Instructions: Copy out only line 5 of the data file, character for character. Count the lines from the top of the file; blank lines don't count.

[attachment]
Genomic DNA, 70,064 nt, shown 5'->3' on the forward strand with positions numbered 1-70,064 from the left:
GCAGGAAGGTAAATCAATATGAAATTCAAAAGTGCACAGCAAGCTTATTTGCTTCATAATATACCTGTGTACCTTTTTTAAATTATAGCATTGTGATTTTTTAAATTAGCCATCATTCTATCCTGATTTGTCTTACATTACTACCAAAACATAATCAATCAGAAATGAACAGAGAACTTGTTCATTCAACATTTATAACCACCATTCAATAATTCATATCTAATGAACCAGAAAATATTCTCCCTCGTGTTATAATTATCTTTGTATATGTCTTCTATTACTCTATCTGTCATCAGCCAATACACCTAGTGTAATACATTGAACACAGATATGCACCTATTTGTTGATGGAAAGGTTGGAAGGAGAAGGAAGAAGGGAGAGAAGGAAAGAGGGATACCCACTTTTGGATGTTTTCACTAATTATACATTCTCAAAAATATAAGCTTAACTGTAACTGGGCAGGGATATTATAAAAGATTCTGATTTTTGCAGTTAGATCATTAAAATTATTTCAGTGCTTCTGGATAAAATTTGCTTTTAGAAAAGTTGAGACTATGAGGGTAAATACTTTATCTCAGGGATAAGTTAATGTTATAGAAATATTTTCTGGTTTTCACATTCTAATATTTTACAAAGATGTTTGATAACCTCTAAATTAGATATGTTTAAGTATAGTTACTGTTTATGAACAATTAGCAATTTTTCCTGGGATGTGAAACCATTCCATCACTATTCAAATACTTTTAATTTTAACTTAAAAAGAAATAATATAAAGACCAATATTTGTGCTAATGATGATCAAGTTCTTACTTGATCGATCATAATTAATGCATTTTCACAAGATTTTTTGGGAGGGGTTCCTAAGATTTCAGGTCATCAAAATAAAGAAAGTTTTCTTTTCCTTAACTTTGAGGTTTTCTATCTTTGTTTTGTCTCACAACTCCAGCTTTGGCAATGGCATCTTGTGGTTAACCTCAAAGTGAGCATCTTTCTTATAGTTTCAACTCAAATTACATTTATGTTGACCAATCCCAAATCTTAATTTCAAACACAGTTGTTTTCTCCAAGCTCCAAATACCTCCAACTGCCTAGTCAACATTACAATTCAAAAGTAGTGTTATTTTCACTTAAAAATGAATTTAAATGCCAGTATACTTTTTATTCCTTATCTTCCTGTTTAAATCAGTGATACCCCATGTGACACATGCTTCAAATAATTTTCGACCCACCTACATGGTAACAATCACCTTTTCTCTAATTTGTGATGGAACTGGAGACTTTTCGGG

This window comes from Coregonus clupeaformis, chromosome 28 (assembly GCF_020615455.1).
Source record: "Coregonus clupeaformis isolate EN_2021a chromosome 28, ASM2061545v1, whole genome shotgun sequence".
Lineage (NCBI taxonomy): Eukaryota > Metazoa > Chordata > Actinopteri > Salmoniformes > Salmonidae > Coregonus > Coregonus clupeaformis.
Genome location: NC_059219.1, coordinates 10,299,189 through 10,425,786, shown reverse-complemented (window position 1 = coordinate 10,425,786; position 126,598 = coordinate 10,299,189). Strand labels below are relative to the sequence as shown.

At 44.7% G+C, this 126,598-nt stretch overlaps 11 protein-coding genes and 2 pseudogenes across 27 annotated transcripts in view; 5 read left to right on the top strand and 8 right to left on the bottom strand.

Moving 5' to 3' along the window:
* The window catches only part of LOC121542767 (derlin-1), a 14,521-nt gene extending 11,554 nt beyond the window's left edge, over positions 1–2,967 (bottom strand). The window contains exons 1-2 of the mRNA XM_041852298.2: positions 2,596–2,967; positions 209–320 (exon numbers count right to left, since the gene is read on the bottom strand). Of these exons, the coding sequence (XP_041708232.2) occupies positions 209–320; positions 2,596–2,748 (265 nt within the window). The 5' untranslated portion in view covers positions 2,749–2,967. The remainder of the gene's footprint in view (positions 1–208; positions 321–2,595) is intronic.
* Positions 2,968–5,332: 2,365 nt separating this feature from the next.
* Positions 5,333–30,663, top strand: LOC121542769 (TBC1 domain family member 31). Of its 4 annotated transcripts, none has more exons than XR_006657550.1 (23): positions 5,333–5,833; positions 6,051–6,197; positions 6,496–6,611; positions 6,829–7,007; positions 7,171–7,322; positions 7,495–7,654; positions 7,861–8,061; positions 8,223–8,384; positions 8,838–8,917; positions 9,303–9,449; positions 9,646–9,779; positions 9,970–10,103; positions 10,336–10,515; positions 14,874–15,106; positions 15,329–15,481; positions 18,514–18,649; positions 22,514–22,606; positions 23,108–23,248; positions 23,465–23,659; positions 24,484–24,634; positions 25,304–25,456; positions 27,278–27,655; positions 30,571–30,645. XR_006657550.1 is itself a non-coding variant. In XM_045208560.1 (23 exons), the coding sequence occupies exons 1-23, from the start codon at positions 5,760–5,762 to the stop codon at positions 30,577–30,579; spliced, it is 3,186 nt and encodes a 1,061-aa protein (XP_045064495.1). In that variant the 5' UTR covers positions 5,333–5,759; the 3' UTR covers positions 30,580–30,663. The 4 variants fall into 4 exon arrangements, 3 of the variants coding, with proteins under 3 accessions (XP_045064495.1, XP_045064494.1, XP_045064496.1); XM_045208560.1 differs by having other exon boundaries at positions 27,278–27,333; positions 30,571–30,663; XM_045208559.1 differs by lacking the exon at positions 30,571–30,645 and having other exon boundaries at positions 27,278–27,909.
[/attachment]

Lineage (NCBI taxonomy): Eukaryota > Metazoa > Chordata > Actinopteri > Salmoniformes > Salmonidae > Coregonus > Coregonus clupeaformis.